Biological control effects of non-reproductive host mortality caused by insect parasitoids

Joe M. Kaser, Anne L. Nielsen, Paul K. Abram

Research output: Contribution to journalArticle

9 Scopus citations

Abstract

As the rate of spread of invasive species increases, consumer–resource communities are often populated by a combination of exotic and native species at all trophic levels. In parasitoid–host communities, these novel associations may lead to disconnects between parasitoid preference and performance, and parasitoid oviposition may result in death of the parasitoid offspring, death of the host, or death of both. Despite their relevance for biological control risk and efficacy assessments, the direct and indirect population-level consequences of parasitoids attacking and killing their hosts without successfully reproducing (non-reproductive mortality) are poorly understood. Non-reproductive mortality induced by egg parasitoids (parasitoid-induced host egg abortion) may be particularly important for understanding the population dynamics of the invasive agricultural pest Halyomorpha halys (Hemiptera: Pentatomidae) and endemic stink bugs in North America, which are attacked by a suite of both native and introduced egg parasitoids. It is unclear, however, how various factors controlling parasitoid foraging and developmental success manifest at the population level. We constructed two related versions of a two-host–one-parasitoid model to evaluate the population-level consequences of non-reproductive host mortality. Egg abortion can result in strong negative or positive enemy-mediated indirect effects, taking the form of apparent competition, apparent parasitism, apparent amensalism, or apparent commensalism. For parasitoids limited in their reproductive output by the number of eggs they can produce, higher non-reproductive host mortality can reduce the strength of the positive indirect effect in cases of apparent parasitism, and it can reduce the negative indirect effect on the more suitable host in cases of apparent competition. For time-limited parasitoids, unsuitable hosts with high levels of non-reproductive parasitoid-induced mortality can be strongly suppressed in the presence of a suitable host, while the suitable host is only negligibly impacted (i.e., apparent amensalism). We evaluate these model-derived hypotheses within the context of H. halys and its native and nonnative parasitoids in North America, and discuss their application to risk assessment in biological control programs.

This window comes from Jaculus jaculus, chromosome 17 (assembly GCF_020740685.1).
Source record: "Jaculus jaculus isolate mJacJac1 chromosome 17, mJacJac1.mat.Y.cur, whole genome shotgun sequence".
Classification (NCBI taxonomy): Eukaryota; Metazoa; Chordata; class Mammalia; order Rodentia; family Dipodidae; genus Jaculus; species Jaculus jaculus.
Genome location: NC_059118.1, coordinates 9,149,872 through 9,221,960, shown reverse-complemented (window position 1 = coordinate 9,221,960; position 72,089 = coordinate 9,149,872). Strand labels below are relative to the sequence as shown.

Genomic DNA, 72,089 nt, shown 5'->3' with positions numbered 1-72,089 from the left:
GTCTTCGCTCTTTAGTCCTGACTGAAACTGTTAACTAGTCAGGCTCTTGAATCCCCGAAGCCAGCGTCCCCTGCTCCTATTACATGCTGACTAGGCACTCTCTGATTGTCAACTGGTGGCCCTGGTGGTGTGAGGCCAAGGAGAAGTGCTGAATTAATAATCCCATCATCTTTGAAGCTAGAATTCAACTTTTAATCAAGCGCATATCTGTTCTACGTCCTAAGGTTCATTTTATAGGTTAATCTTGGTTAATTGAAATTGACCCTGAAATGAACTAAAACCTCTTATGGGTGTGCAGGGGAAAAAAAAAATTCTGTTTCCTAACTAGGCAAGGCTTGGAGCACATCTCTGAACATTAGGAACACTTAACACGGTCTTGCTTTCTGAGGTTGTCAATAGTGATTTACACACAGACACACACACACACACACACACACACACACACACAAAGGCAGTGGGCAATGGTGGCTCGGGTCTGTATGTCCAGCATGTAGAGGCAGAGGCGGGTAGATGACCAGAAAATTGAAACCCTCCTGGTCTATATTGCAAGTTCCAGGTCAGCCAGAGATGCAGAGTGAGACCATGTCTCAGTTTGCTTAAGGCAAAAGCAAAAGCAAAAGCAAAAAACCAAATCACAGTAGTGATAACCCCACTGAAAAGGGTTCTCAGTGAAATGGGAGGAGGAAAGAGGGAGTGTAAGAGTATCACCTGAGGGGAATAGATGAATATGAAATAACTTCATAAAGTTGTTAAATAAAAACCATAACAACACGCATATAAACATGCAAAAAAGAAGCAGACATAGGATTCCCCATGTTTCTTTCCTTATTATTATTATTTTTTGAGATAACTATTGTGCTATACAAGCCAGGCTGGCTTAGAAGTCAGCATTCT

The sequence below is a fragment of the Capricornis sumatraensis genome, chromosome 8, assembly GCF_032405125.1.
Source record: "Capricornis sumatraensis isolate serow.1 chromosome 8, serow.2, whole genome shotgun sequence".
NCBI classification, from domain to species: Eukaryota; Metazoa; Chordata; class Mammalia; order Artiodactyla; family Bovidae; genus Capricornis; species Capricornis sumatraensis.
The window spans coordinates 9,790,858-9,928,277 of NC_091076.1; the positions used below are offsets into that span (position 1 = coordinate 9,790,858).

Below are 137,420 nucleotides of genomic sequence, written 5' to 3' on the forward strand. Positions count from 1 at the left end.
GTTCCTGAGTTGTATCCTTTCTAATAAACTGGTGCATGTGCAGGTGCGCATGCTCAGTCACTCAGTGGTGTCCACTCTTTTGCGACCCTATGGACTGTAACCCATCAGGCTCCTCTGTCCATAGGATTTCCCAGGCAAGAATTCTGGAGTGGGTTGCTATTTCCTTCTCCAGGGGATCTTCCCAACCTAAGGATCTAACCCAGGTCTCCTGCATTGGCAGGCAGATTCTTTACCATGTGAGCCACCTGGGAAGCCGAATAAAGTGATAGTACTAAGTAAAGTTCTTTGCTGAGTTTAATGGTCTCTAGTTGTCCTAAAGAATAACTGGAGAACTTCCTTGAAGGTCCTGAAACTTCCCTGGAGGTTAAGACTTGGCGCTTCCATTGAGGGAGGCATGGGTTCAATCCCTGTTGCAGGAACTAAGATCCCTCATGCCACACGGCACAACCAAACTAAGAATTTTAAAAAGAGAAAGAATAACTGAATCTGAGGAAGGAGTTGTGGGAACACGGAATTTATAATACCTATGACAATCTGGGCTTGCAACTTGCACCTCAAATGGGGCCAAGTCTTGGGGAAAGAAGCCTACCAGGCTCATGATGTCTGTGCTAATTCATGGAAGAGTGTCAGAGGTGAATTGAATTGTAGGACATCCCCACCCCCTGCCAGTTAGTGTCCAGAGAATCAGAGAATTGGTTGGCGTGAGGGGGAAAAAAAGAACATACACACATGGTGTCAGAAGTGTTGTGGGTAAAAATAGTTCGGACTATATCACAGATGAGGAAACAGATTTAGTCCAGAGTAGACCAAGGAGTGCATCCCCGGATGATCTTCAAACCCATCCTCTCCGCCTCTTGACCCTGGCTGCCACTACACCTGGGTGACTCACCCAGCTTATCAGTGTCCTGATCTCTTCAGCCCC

Original languageEnglish (US)
Pages (from-to)1081-1092
Number of pages12
JournalEcological Applications
Volume28
Issue number4
DOIs
StatePublished - Jun 2018

All Science Journal Classification (ASJC) codes

  • Ecology

Keywords

  • Trissolcus japonicus
  • brown marmorated stink bug
  • difference equations
  • ecological risk assessment
  • evolutionary trap
  • invasive species
  • population models

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